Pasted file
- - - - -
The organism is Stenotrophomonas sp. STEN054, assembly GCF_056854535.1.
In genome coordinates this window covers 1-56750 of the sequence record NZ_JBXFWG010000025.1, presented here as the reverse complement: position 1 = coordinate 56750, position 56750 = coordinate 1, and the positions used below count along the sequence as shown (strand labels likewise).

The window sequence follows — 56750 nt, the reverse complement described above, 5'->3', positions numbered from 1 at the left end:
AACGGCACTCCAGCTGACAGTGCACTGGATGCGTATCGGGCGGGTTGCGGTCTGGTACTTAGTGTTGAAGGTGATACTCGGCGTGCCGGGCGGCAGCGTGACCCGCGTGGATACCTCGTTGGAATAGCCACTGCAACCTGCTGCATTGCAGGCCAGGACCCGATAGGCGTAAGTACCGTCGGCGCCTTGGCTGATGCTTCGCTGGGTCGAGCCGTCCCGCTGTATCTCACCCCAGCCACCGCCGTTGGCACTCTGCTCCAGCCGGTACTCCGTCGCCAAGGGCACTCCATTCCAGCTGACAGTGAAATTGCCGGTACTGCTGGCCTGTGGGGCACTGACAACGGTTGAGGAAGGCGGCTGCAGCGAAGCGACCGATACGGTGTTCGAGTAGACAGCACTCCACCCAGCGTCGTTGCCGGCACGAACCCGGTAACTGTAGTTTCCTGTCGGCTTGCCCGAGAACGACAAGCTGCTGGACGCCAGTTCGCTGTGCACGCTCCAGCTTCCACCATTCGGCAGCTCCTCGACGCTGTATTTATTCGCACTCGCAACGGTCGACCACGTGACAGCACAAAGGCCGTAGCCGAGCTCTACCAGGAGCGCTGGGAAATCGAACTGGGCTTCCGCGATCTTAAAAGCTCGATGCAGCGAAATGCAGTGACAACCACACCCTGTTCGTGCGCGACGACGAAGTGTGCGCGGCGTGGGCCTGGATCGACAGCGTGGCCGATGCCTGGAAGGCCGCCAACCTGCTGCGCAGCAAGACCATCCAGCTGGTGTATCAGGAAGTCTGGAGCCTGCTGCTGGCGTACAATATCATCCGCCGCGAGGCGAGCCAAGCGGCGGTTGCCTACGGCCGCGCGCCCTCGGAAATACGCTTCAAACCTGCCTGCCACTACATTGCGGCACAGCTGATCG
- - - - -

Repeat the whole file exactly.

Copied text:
The organism is Stenotrophomonas sp. STEN054, assembly GCF_056854535.1.
In genome coordinates this window covers 1-56750 of the sequence record NZ_JBXFWG010000025.1, presented here as the reverse complement: position 1 = coordinate 56750, position 56750 = coordinate 1, and the positions used below count along the sequence as shown (strand labels likewise).

The window sequence follows — 56750 nt, the reverse complement described above, 5'->3', positions numbered from 1 at the left end:
AACGGCACTCCAGCTGACAGTGCACTGGATGCGTATCGGGCGGGTTGCGGTCTGGTACTTAGTGTTGAAGGTGATACTCGGCGTGCCGGGCGGCAGCGTGACCCGCGTGGATACCTCGTTGGAATAGCCACTGCAACCTGCTGCATTGCAGGCCAGGACCCGATAGGCGTAAGTACCGTCGGCGCCTTGGCTGATGCTTCGCTGGGTCGAGCCGTCCCGCTGTATCTCACCCCAGCCACCGCCGTTGGCACTCTGCTCCAGCCGGTACTCCGTCGCCAAGGGCACTCCATTCCAGCTGACAGTGAAATTGCCGGTACTGCTGGCCTGTGGGGCACTGACAACGGTTGAGGAAGGCGGCTGCAGCGAAGCGACCGATACGGTGTTCGAGTAGACAGCACTCCACCCAGCGTCGTTGCCGGCACGAACCCGGTAACTGTAGTTTCCTGTCGGCTTGCCCGAGAACGACAAGCTGCTGGACGCCAGTTCGCTGTGCACGCTCCAGCTTCCACCATTCGGCAGCTCCTCGACGCTGTATTTATTCGCACTCGCAACGGTCGACCACGTGACAGCACAAAGGCCGTAGCCGAGCTCTACCAGGAGCGCTGGGAAATCGAACTGGGCTTCCGCGATCTTAAAAGCTCGATGCAGCGAAATGCAGTGACAACCACACCCTGTTCGTGCGCGACGACGAAGTGTGCGCGGCGTGGGCCTGGATCGACAGCGTGGCCGATGCCTGGAAGGCCGCCAACCTGCTGCGCAGCAAGACCATCCAGCTGGTGTATCAGGAAGTCTGGAGCCTGCTGCTGGCGTACAATATCATCCGCCGCGAGGCGAGCCAAGCGGCGGTTGCCTACGGCCGCGCGCCCTCGGAAATACGCTTCAAACCTGCCTGCCACTACATTGCGGCACAGCTGATCG